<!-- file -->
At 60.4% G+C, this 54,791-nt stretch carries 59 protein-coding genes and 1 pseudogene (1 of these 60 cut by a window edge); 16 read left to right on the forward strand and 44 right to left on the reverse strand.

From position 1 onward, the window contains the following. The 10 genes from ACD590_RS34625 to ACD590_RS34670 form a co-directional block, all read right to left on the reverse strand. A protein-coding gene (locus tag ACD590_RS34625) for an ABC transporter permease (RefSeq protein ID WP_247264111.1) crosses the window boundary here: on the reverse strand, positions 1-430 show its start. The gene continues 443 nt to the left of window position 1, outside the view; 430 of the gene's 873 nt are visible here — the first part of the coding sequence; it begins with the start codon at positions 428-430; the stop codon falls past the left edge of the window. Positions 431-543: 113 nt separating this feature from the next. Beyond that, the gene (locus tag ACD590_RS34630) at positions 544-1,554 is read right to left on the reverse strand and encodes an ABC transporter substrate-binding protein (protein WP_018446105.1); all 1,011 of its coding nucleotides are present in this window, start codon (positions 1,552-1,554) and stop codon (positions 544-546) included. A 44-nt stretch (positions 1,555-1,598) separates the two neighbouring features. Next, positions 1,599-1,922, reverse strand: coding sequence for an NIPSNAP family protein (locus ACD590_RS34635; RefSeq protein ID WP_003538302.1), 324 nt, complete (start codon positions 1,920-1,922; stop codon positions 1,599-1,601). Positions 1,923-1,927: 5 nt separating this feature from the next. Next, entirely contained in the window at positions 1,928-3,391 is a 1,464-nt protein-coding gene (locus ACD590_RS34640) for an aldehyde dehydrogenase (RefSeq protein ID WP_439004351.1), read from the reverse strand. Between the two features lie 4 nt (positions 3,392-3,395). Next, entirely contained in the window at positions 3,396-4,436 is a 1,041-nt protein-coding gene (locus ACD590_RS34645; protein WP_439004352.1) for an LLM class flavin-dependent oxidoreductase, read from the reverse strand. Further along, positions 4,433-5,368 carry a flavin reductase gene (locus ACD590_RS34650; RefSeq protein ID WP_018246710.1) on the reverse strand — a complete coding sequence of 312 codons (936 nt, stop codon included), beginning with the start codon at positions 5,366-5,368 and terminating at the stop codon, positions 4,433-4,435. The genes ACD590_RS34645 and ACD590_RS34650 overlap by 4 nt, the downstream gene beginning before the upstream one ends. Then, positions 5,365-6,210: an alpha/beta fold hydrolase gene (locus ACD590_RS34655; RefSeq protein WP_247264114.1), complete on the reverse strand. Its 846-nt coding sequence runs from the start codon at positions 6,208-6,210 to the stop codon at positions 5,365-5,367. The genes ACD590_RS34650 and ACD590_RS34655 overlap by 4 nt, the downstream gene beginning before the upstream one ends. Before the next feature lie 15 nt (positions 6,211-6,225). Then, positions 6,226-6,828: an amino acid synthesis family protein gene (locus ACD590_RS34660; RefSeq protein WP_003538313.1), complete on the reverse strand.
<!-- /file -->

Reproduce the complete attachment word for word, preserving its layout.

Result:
At 60.4% G+C, this 54,791-nt stretch carries 59 protein-coding genes and 1 pseudogene (1 of these 60 cut by a window edge); 16 read left to right on the forward strand and 44 right to left on the reverse strand.

From position 1 onward, the window contains the following. The 10 genes from ACD590_RS34625 to ACD590_RS34670 form a co-directional block, all read right to left on the reverse strand. A protein-coding gene (locus tag ACD590_RS34625) for an ABC transporter permease (RefSeq protein ID WP_247264111.1) crosses the window boundary here: on the reverse strand, positions 1-430 show its start. The gene continues 443 nt to the left of window position 1, outside the view; 430 of the gene's 873 nt are visible here — the first part of the coding sequence; it begins with the start codon at positions 428-430; the stop codon falls past the left edge of the window. Positions 431-543: 113 nt separating this feature from the next. Beyond that, the gene (locus tag ACD590_RS34630) at positions 544-1,554 is read right to left on the reverse strand and encodes an ABC transporter substrate-binding protein (protein WP_018446105.1); all 1,011 of its coding nucleotides are present in this window, start codon (positions 1,552-1,554) and stop codon (positions 544-546) included. A 44-nt stretch (positions 1,555-1,598) separates the two neighbouring features. Next, positions 1,599-1,922, reverse strand: coding sequence for an NIPSNAP family protein (locus ACD590_RS34635; RefSeq protein ID WP_003538302.1), 324 nt, complete (start codon positions 1,920-1,922; stop codon positions 1,599-1,601). Positions 1,923-1,927: 5 nt separating this feature from the next. Next, entirely contained in the window at positions 1,928-3,391 is a 1,464-nt protein-coding gene (locus ACD590_RS34640) for an aldehyde dehydrogenase (RefSeq protein ID WP_439004351.1), read from the reverse strand. Between the two features lie 4 nt (positions 3,392-3,395). Next, entirely contained in the window at positions 3,396-4,436 is a 1,041-nt protein-coding gene (locus ACD590_RS34645; protein WP_439004352.1) for an LLM class flavin-dependent oxidoreductase, read from the reverse strand. Further along, positions 4,433-5,368 carry a flavin reductase gene (locus ACD590_RS34650; RefSeq protein ID WP_018246710.1) on the reverse strand — a complete coding sequence of 312 codons (936 nt, stop codon included), beginning with the start codon at positions 5,366-5,368 and terminating at the stop codon, positions 4,433-4,435. The genes ACD590_RS34645 and ACD590_RS34650 overlap by 4 nt, the downstream gene beginning before the upstream one ends. Then, positions 5,365-6,210: an alpha/beta fold hydrolase gene (locus ACD590_RS34655; RefSeq protein WP_247264114.1), complete on the reverse strand. Its 846-nt coding sequence runs from the start codon at positions 6,208-6,210 to the stop codon at positions 5,365-5,367. The genes ACD590_RS34650 and ACD590_RS34655 overlap by 4 nt, the downstream gene beginning before the upstream one ends. Before the next feature lie 15 nt (positions 6,211-6,225). Then, positions 6,226-6,828: an amino acid synthesis family protein gene (locus ACD590_RS34660; RefSeq protein WP_003538313.1), complete on the reverse strand.